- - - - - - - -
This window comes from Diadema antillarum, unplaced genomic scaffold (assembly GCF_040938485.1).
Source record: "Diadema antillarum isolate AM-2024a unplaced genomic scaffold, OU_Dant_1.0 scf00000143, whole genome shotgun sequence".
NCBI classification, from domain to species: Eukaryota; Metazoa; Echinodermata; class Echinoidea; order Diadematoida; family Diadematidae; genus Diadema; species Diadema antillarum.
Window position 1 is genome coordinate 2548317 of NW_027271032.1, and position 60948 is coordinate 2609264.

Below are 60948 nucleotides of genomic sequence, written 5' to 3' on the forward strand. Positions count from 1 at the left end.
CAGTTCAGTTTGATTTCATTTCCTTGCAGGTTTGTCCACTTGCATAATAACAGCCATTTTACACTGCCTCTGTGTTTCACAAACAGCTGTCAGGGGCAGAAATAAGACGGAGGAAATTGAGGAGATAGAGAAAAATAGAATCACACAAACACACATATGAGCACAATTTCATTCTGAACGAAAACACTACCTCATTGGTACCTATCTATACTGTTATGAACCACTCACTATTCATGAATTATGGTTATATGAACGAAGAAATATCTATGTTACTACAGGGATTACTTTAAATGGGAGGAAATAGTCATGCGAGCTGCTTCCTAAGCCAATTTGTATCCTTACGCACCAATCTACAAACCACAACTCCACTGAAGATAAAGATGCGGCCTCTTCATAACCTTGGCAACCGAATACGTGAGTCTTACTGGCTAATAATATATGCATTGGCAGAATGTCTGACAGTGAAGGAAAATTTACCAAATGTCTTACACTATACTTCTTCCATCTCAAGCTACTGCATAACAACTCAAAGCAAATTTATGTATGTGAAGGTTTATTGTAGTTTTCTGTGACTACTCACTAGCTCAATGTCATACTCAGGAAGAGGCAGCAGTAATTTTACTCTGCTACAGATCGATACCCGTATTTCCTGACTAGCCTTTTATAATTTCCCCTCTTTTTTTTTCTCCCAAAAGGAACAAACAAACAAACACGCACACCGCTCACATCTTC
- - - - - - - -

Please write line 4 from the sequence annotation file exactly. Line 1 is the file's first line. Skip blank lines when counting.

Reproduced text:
Window position 1 is genome coordinate 2548317 of NW_027271032.1, and position 60948 is coordinate 2609264.